July 18, 2008

The Third Angel by Alice Hoffman

In the past few years, I've started several of Alice Hoffman's books, but this is the only one that I've finished. It's not that the others weren't good - they were very well-written from what I could see. They just didn't hold my attention.

The Third Angel - Hoffman's newest - held my attention. A lot. So much so, that I finished it in two days and, between it, work and my own writing, got very little sleep. And I'm still not sure why I couldn't put it down....

So, instead of trying to put into words the intangible something that apparently got me, I'm going to focus instead on the more tangible - arguably - issues of style and structure.

Hoffman's style is easy - she writes with a very light hand. This suits the structure she chose. The story is actually three stories divided into three interconnected parts. Each part is its own novella, with a complete narrative arc. The three novella/chapters are woven loosely together by imagery (feathers, darkness and light), themes (death, redemption, hauntings), setting (London, a mid-class hotel) and the characters. The characters being the strongest link. For example, the too-handsome fiance from the first chapter is the son of the girl in the second chapter. The girl in the second chapter writes a song about the lovers in the third chapter. These are just the largest, simplest threads - the links run from huge to miniscule, but they never feel contrived. Hoffman's characters walk through each other's lives, barely touching or devastating, and forming a web of experience around the titular third angel.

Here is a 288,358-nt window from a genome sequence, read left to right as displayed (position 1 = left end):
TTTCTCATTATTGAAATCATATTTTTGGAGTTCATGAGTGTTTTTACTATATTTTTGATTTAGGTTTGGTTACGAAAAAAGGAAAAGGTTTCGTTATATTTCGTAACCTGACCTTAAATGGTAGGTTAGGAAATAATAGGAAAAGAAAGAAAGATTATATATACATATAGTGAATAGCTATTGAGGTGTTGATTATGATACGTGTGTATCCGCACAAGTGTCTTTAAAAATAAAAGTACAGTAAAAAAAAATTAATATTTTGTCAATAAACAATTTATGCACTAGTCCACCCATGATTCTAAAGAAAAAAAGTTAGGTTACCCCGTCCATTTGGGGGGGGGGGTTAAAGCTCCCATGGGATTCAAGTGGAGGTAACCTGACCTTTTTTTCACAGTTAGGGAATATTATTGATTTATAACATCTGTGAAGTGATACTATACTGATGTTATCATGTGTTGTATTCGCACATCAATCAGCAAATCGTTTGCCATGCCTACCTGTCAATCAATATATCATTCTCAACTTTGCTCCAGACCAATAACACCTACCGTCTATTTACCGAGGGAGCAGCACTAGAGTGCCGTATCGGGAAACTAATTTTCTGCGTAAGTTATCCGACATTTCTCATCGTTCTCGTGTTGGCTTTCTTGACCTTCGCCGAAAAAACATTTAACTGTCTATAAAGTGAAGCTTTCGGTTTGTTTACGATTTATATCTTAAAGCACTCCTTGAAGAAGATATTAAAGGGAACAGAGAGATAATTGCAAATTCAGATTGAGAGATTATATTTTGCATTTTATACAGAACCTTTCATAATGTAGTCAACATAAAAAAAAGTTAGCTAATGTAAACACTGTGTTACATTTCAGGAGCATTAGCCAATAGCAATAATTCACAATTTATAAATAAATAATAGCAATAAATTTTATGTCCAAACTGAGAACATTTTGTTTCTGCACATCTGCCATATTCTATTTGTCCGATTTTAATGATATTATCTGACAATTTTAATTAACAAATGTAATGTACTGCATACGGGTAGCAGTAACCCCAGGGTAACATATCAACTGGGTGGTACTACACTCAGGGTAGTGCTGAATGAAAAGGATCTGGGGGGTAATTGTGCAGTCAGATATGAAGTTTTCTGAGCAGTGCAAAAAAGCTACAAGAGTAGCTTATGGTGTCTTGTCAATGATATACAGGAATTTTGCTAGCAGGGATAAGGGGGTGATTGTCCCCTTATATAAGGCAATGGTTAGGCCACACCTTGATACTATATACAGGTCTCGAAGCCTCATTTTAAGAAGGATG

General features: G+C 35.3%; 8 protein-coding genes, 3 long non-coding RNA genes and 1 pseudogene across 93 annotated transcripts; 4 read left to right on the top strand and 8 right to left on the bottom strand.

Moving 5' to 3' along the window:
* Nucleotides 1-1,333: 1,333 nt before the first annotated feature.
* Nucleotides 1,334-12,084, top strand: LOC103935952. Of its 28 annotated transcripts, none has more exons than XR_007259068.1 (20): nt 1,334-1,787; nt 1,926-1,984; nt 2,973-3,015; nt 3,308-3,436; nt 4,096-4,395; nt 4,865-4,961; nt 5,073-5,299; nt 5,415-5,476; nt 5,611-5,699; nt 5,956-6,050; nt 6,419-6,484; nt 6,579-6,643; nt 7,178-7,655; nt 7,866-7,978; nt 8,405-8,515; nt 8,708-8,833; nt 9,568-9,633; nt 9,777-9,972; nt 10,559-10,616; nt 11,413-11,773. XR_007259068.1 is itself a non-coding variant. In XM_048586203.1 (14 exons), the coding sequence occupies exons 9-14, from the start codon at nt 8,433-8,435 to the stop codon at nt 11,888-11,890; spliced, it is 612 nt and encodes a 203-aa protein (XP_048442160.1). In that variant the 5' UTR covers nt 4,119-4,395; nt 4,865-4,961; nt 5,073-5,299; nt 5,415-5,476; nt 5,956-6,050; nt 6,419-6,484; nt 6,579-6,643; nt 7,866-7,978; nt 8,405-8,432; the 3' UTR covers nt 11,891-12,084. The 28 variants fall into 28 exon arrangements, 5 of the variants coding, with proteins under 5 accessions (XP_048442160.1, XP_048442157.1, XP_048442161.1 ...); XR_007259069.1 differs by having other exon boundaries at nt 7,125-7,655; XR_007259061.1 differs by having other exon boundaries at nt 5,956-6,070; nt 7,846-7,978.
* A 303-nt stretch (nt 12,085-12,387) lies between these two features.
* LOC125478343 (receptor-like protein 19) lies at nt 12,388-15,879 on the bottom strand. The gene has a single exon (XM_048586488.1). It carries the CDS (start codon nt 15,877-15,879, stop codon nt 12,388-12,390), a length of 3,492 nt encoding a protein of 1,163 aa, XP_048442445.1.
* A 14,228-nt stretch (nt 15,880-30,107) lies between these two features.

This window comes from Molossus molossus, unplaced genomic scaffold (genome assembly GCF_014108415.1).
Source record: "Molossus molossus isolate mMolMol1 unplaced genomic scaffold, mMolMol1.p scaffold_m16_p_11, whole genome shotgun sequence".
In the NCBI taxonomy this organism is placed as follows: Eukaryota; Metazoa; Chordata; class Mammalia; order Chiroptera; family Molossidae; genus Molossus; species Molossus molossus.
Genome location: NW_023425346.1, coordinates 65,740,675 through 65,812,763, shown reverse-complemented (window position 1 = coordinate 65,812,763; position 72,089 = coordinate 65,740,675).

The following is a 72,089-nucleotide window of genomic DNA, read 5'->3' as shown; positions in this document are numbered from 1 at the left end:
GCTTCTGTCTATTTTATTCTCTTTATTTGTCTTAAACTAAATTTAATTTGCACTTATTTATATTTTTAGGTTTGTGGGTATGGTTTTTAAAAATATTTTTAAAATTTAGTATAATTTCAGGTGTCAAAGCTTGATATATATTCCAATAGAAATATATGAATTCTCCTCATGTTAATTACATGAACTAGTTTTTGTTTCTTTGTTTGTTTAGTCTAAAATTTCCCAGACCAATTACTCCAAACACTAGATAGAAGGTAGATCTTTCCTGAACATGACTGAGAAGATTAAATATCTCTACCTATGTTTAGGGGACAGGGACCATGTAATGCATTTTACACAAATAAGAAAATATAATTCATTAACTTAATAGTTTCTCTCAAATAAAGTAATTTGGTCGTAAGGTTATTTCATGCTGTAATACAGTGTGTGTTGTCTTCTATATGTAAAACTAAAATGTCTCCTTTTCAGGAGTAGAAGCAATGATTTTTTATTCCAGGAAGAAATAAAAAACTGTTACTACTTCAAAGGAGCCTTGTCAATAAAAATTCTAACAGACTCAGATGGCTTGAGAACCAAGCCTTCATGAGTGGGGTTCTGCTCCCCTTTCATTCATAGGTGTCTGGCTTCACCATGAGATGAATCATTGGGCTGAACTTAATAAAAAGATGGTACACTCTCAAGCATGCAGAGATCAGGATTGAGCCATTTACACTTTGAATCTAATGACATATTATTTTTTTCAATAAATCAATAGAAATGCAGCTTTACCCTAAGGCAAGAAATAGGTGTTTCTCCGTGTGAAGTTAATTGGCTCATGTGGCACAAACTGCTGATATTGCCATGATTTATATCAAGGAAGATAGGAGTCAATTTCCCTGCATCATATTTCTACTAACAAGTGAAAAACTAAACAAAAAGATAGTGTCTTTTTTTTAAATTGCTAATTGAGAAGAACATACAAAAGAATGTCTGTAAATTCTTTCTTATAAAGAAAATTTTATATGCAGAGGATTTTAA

I liked Hoffman's idea of the third angel - maybe it's this idea that drew me. In the second chapter, a doctor tells his daughter that there is the Angel of Life and the Angel of Death. Then there is Third Angel, who walks among us and whom we're supposed to help. This angel is a mirror, so that we might see ourselves and respond. The Third Angel carries with it the sense of regret and responsibility and, oddly enough, hope that runs through the book. Characters lose themselves in a single moment, lose a part of themselves, become ghosts. Sometimes that part is recovered; sometimes it stays lost. 

But Hoffman doesn't preach. She just loosely weaves her tale, and I suspect that every reader will get something different out of it - something reflective of themselves. For my part, I am both impressed and unsettled by how she moved me. It was very unexpected. Based on that alone, I'll be giving her other books another try.

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